Other interoperability issues can occur based on the implementation. For example, SIP does not specify an upper bound on header sizes, but many implementations have hard-coded bounds; messages beyond these bounds are rejected. Improper implementations of registrars and proxies, either through bugs, incomplete designs, or misinterpretation of the specification can also lead to interoperability problems. Lack of support for full DNS resolution (as documented in RFC 3263 including NAPTR and SRV support), basic security mechanisms, and flawed CODEC negotiations, might also lead to interoperability issues. Fortunately, the industry recognizes the need for solid interoperability, and efforts such as the SIP Forum’s SIPit events have enabled much progress. And yet, the industry is likely to end up with pseudo-interoperability, much like with HTTP, where content works better in some browsers than in others. Of course, unlike the World Wide Web where only a handful of browsers are used, the world of VoIP currently involves myriad different systems and devices from a plethora of vendors.
Now that several large VoIP access networks are operational on the Internet, the issue of security is becoming increasingly important. And like all security concerns, there is a mix of real issues and fear-mongering. The SIP specification leverages the best of mature Internet security models, which when fully implemented, distill the true areas of concern to border cases. Unfortunately, the state of deployments today tends not to include even basic security provisions, leaving networks open to many sorts of breaches.
SIP contains excellent support for ensuring point-to-point confidentiality and encryption, including the adoption of digest authentication, S/MIME, and TLS encryption, and the ability to share keys for media encryption. Many of these mechanisms, however, still have subtle technical or management drawbacks; for example, sharing keys for digest, or managing the tradeoffs between end-to-end and point-to-point architectures. For these reasons, implementing full cryptographically secure end-to-end authentication remains a challenge, especially given the realities of disparate domains of trust and the existence of the middle-ware boxes needed to overcome other interoperability issues. Finding and deploying a full solution that addresses this problem will also be essential to combating SPAM over Internet Telephone, or SPIT, as well as other nefarious attacks.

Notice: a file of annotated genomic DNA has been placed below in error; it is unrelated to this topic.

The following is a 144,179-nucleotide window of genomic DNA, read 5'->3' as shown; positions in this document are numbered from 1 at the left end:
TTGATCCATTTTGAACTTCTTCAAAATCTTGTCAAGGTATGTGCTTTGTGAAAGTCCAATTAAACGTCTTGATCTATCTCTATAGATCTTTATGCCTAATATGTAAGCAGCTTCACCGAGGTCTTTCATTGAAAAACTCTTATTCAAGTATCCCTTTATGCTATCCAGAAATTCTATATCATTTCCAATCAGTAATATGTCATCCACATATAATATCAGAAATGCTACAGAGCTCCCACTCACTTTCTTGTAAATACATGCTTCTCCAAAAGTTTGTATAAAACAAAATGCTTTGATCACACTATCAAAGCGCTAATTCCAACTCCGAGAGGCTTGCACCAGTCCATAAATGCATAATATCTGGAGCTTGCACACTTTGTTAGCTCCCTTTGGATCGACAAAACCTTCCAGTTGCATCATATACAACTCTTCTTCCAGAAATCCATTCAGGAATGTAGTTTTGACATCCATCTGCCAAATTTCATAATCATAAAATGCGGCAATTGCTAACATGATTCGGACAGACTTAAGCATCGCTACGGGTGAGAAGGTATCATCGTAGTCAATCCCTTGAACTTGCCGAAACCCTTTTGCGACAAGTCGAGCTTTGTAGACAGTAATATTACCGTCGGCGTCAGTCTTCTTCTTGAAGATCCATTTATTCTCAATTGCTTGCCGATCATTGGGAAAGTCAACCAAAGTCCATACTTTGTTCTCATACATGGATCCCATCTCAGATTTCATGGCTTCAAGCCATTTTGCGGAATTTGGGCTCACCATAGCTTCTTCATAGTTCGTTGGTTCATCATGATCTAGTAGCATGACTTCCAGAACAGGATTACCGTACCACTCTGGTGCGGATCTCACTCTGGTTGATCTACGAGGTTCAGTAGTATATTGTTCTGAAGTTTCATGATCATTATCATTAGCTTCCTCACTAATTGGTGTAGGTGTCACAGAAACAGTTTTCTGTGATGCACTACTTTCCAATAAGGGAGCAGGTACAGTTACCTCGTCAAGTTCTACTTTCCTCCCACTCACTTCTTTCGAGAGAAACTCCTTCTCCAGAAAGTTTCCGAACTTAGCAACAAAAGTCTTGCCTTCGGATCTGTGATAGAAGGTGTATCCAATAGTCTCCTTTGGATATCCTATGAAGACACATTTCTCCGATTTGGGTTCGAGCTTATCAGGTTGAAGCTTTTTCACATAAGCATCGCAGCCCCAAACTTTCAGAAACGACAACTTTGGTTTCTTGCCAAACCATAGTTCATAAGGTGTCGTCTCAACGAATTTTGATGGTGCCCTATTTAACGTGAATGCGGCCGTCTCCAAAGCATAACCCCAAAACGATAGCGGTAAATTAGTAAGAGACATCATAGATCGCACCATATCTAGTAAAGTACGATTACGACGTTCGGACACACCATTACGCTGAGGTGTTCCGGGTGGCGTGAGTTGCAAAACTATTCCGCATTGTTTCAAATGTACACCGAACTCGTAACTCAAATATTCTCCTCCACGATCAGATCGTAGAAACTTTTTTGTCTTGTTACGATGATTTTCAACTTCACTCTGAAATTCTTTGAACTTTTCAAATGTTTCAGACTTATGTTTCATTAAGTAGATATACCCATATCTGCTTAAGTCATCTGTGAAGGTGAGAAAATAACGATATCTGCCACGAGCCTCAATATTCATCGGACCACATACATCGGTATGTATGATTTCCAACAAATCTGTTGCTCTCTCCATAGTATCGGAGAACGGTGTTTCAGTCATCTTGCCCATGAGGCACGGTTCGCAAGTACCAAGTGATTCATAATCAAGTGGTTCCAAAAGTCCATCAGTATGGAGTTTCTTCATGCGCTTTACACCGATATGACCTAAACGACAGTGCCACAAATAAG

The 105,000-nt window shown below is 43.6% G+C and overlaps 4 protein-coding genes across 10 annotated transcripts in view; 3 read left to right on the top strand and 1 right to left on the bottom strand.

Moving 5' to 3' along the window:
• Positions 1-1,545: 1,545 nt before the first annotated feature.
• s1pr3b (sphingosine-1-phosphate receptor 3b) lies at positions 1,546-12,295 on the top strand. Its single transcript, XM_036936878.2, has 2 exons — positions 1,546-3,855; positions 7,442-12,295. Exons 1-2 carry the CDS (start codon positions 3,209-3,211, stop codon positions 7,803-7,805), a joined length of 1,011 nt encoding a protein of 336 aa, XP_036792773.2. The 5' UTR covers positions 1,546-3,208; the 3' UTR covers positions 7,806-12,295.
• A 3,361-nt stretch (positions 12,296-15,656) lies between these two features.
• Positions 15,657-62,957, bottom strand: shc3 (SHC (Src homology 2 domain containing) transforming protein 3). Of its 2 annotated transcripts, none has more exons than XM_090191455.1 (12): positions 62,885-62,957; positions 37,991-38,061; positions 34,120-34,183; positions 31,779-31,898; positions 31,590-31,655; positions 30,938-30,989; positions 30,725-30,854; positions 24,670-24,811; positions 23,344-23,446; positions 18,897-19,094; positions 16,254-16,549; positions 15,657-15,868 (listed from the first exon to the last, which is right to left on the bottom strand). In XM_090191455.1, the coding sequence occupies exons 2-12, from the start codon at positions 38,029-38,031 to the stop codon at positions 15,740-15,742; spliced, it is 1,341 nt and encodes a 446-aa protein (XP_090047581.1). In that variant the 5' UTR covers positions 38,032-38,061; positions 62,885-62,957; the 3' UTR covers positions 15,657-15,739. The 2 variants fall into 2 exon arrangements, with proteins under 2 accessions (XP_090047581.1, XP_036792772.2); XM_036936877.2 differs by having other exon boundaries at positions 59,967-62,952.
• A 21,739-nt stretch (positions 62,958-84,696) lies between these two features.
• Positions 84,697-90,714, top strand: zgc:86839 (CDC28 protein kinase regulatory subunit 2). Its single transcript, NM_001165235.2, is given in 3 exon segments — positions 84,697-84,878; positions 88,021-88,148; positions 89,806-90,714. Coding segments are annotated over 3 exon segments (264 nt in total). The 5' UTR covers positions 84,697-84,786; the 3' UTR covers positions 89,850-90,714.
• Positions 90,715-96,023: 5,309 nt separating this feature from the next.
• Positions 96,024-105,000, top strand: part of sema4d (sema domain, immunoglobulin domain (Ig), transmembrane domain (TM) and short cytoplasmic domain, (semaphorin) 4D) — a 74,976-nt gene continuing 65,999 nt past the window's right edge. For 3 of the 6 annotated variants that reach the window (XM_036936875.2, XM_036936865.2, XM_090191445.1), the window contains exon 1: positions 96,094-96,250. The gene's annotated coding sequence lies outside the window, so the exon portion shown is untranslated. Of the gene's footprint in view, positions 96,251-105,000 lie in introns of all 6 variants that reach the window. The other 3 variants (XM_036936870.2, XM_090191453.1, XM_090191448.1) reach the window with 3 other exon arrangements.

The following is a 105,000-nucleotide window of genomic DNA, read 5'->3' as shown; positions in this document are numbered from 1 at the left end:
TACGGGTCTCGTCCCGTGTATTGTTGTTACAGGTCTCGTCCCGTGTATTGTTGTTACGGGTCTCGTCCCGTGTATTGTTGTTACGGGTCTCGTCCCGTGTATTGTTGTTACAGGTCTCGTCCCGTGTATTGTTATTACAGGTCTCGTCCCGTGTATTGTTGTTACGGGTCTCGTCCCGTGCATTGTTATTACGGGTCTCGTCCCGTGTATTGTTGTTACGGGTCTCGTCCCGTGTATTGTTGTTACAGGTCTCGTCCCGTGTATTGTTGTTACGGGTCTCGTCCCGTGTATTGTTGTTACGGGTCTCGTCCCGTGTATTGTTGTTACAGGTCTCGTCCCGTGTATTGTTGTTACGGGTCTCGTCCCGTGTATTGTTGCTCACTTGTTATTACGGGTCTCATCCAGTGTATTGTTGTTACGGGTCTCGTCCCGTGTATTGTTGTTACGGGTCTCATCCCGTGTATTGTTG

Another example where security could be compromised is with forked requests — where a single invitation is sent to multiple contact points (a home and cell phone, for example). Because the means to authenticate and authorize the response from each fork is not well specified (a proxy many only return the response from one endpoint, somewhat arbitrarily chosen) many different behaviors are possible. This problem area is known as the Heterogeneous Error Response Forking Problem, or HERFP, and remains under discussion at the IETF.
An additional example is the interplay of SIP with other Internet protocols. Routing of SIP requests is often handled via DNS using the NAPTR and SRV records. SIP itself does not specify how to validate or authorize DNS results, so tampering with SRV records can be used to misroute messages. The interplay between SIP and other protocols is a fruitful area of research and implementation innovation. Of course, security breaches that compromise underlying (and unprotected) protocols and resources are not unique to VoIP in general and SIP in particular. This widespread problem is why work is ongoing by the DNSSEC group and others at the IETF to enhance DNS integrity.